It can be difficult to keep track of the many pieces of content and their statuses, so we recommend using at least one tool to stay organized and analyze results. Here are a few of our favorites:
|Airtable||Keep track of editorial calendar and content statuses||$0 to $20+/user/month|
Optimize website for search engines
Keep track of editorial calendar and content statuses
Excellent customer service and sales funnel management
|$50 to $4200/month|
Research keywords and phrases
Keep track of SEO analytics
|$99.95 to $399.95/month|
Monitor content metrics
Discover demographics, activities, and flow of users visiting your website
|$0 to $150,000/year|
Manage editorial calendar and posting, including social ads
Keep track of audience and engagement metrics
|$0 to $599+/month|
What are the best ways of using Linkedin for content marketing?
LinkedIn is a unique platform in that it is specifically targeted at professionals, many of whom are actively seeking advice and recommendations. This is particularly valuable for B2B marketers because your audience is already primed and ready for engagement.
The first way you can leverage Linkedin as a B2B marketer is to post your company’s blogs, videos, infographics, and other content to your company’s Linkedin page. This is an easy, free way to get your content out into the world for others to see! You can also share these items in relevant Linkedin groups, but make sure the content is truly valuable to the group’s members and isn’t forced into discussions.
You can also utilize Linkedin to share content from other industry experts. While this may seem counterintuitive, sharing content from others gives you a little breathing room in terms of pressure to create constant content, demonstrates engagement and understanding with the industry as a whole, and even gives you the opportunity to tag the author — which may result in even broader reach if they engage with your post!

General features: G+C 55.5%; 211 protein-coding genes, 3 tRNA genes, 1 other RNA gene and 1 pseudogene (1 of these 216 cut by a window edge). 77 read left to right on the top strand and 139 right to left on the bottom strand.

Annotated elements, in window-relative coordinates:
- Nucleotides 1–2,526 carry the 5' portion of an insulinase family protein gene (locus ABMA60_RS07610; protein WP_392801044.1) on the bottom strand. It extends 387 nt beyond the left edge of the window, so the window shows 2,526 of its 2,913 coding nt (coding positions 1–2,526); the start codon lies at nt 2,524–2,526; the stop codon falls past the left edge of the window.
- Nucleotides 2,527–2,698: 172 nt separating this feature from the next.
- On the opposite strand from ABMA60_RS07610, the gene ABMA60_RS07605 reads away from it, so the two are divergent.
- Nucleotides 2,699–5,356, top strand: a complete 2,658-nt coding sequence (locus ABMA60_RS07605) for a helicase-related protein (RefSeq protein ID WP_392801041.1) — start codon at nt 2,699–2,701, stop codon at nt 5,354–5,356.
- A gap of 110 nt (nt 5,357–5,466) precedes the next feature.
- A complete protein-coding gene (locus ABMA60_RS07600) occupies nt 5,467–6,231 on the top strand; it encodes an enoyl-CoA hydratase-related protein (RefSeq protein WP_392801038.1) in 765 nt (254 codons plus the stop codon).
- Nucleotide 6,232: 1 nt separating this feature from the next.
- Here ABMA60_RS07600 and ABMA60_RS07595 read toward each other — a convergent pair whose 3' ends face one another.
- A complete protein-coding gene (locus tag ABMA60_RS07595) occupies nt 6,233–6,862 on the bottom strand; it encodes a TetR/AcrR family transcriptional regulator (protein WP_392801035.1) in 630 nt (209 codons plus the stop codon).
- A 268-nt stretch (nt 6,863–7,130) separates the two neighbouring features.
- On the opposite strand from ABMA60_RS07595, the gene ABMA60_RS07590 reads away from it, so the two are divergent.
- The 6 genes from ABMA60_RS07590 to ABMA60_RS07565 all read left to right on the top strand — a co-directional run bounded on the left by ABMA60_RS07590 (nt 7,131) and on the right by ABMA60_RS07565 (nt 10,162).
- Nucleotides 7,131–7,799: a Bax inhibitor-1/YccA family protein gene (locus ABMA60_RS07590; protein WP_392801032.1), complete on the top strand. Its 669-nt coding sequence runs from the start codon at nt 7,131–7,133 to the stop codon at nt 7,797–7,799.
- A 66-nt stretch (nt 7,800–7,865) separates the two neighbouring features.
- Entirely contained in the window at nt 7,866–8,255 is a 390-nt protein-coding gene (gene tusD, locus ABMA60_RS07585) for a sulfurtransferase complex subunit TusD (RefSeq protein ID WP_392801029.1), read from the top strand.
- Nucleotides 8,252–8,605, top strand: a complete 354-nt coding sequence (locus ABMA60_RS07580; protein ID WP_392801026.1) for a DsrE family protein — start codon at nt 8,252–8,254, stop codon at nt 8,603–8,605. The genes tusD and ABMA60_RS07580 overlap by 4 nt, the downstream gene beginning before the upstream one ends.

Likewise, Linkedin provides an excellent opportunity to share pieces written and posted by your individual employees. Linkedin users respond well to individual experts’ posts, and sharing such a piece on your company page can help to amplify your employees’ voices while still driving home the association between their expertise and your company.
Linkedin also offers the ability to purchase advertisements. According to Mezzanine Growth, businesses that utilize Linkedin as part of their marketing strategy generate 80% of their social media-sourced leads from the platform. You’ll have the option to utilize what’s called “sponsored content” via Linkedin ads, which looks like a typical Linkedin post but is displayed beyond your followers to reach people who meet your targeting specifications.
What is the future of content marketing?
Content marketing is a relatively new concept in marketing, but it’s growing and changing quickly. So what’s next?
Improved SEO. As up to 58% of consumers begin to utilize voice-activated searches (like Alexa or Siri), search engines are updating their natural language processing capabilities. This means savvy content marketers should focus on optimizing their content to answer full questions rather than typed words or short phrases. Additionally, a large portion of voice searches are completed using a mobile device; this makes optimizing your website and content for mobile devices even more impactful!
Increased personalization. With improvements to search engine capabilities, users will be looking for content that is precisely matched to their interests and needs. This means addressing the long tail queries exactly. For example, users may search for the best horror films of 2020 for teenagers — they won’t want just a general list of the best horror films of all time.
More visual content. Internet users are estimated to watch 100 minutes of video online in 2021, a full 19% increase from 2020. Take this as a cue to give people more of what they want, and adjust your 2021 content marketing strategy to include even more video content. For best results, vary the length of content and utilize new features like Youtube Chapters.